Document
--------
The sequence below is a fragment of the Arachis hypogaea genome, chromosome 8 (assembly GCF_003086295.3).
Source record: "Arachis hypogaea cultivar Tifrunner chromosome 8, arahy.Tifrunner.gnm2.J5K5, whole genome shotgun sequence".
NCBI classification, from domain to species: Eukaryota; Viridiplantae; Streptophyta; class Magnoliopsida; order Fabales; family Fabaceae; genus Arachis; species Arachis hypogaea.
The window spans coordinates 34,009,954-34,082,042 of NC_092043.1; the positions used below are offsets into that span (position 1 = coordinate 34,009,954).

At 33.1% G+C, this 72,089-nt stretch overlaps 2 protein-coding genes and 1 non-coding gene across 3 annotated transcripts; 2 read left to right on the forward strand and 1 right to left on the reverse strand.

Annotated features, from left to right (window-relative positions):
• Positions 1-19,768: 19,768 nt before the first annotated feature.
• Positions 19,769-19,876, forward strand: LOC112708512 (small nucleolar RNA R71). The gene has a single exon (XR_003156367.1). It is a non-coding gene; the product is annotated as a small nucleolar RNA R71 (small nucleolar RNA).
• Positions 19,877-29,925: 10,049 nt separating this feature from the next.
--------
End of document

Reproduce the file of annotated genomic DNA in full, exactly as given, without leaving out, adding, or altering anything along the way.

The sequence below is a fragment of the Arachis hypogaea genome, chromosome 8 (assembly GCF_003086295.3).
Source record: "Arachis hypogaea cultivar Tifrunner chromosome 8, arahy.Tifrunner.gnm2.J5K5, whole genome shotgun sequence".
NCBI classification, from domain to species: Eukaryota; Viridiplantae; Streptophyta; class Magnoliopsida; order Fabales; family Fabaceae; genus Arachis; species Arachis hypogaea.
The window spans coordinates 34,009,954-34,082,042 of NC_092043.1; the positions used below are offsets into that span (position 1 = coordinate 34,009,954).

At 33.1% G+C, this 72,089-nt stretch overlaps 2 protein-coding genes and 1 non-coding gene across 3 annotated transcripts; 2 read left to right on the forward strand and 1 right to left on the reverse strand.

Annotated features, from left to right (window-relative positions):
• Positions 1-19,768: 19,768 nt before the first annotated feature.
• Positions 19,769-19,876, forward strand: LOC112708512 (small nucleolar RNA R71). The gene has a single exon (XR_003156367.1). It is a non-coding gene; the product is annotated as a small nucleolar RNA R71 (small nucleolar RNA).
• Positions 19,877-29,925: 10,049 nt separating this feature from the next.